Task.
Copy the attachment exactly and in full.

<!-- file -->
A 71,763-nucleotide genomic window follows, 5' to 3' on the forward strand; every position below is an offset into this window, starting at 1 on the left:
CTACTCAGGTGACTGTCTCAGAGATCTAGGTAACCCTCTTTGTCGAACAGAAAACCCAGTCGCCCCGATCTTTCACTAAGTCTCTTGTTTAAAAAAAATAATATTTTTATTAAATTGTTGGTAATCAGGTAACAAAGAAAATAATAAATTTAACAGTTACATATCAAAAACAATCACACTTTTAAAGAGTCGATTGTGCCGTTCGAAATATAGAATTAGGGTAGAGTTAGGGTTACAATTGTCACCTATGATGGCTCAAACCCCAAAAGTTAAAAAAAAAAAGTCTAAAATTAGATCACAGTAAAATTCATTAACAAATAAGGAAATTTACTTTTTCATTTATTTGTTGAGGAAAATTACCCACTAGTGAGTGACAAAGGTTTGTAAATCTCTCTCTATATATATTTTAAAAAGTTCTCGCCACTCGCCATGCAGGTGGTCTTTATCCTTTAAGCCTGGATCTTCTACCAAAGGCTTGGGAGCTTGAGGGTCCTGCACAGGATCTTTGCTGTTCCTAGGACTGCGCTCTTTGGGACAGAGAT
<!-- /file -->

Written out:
A 71,763-nucleotide genomic window follows, 5' to 3' on the forward strand; every position below is an offset into this window, starting at 1 on the left:
CTACTCAGGTGACTGTCTCAGAGATCTAGGTAACCCTCTTTGTCGAACAGAAAACCCAGTCGCCCCGATCTTTCACTAAGTCTCTTGTTTAAAAAAAATAATATTTTTATTAAATTGTTGGTAATCAGGTAACAAAGAAAATAATAAATTTAACAGTTACATATCAAAAACAATCACACTTTTAAAGAGTCGATTGTGCCGTTCGAAATATAGAATTAGGGTAGAGTTAGGGTTACAATTGTCACCTATGATGGCTCAAACCCCAAAAGTTAAAAAAAAAAAGTCTAAAATTAGATCACAGTAAAATTCATTAACAAATAAGGAAATTTACTTTTTCATTTATTTGTTGAGGAAAATTACCCACTAGTGAGTGACAAAGGTTTGTAAATCTCTCTCTATATATATTTTAAAAAGTTCTCGCCACTCGCCATGCAGGTGGTCTTTATCCTTTAAGCCTGGATCTTCTACCAAAGGCTTGGGAGCTTGAGGGTCCTGCACAGGATCTTTGCTGTTCCTAGGACTGCGCTCTTTGGGACAGAGAT